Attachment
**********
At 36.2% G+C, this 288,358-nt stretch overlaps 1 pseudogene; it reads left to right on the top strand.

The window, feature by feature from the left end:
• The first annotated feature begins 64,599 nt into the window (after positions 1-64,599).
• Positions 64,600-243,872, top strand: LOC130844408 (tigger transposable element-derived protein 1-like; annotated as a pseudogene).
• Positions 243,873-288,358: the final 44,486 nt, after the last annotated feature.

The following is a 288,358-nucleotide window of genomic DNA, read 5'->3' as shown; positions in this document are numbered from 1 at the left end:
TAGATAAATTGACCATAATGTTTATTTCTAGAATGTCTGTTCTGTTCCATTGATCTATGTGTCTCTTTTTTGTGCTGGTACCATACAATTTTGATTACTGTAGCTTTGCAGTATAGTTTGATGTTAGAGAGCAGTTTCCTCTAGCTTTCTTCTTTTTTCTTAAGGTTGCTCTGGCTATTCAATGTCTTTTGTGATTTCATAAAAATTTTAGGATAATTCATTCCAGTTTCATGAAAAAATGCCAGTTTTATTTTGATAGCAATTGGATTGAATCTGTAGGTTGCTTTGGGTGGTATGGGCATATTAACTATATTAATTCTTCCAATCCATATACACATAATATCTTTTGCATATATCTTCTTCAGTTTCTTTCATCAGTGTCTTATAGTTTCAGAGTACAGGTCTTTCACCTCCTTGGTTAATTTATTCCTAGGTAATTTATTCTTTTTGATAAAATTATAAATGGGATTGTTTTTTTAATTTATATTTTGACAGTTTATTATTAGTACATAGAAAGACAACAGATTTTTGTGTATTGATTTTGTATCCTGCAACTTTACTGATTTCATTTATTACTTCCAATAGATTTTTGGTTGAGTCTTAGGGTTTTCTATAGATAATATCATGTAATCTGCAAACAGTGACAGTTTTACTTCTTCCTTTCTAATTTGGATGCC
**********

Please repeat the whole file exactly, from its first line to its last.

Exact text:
At 36.2% G+C, this 288,358-nt stretch overlaps 1 pseudogene; it reads left to right on the top strand.

The window, feature by feature from the left end:
• The first annotated feature begins 64,599 nt into the window (after positions 1-64,599).
• Positions 64,600-243,872, top strand: LOC130844408 (tigger transposable element-derived protein 1-like; annotated as a pseudogene).
• Positions 243,873-288,358: the final 44,486 nt, after the last annotated feature.

The following is a 288,358-nucleotide window of genomic DNA, read 5'->3' as shown; positions in this document are numbered from 1 at the left end:
TAGATAAATTGACCATAATGTTTATTTCTAGAATGTCTGTTCTGTTCCATTGATCTATGTGTCTCTTTTTTGTGCTGGTACCATACAATTTTGATTACTGTAGCTTTGCAGTATAGTTTGATGTTAGAGAGCAGTTTCCTCTAGCTTTCTTCTTTTTTCTTAAGGTTGCTCTGGCTATTCAATGTCTTTTGTGATTTCATAAAAATTTTAGGATAATTCATTCCAGTTTCATGAAAAAATGCCAGTTTTATTTTGATAGCAATTGGATTGAATCTGTAGGTTGCTTTGGGTGGTATGGGCATATTAACTATATTAATTCTTCCAATCCATATACACATAATATCTTTTGCATATATCTTCTTCAGTTTCTTTCATCAGTGTCTTATAGTTTCAGAGTACAGGTCTTTCACCTCCTTGGTTAATTTATTCCTAGGTAATTTATTCTTTTTGATAAAATTATAAATGGGATTGTTTTTTTAATTTATATTTTGACAGTTTATTATTAGTACATAGAAAGACAACAGATTTTTGTGTATTGATTTTGTATCCTGCAACTTTACTGATTTCATTTATTACTTCCAATAGATTTTTGGTTGAGTCTTAGGGTTTTCTATAGATAATATCATGTAATCTGCAAACAGTGACAGTTTTACTTCTTCCTTTCTAATTTGGATGCC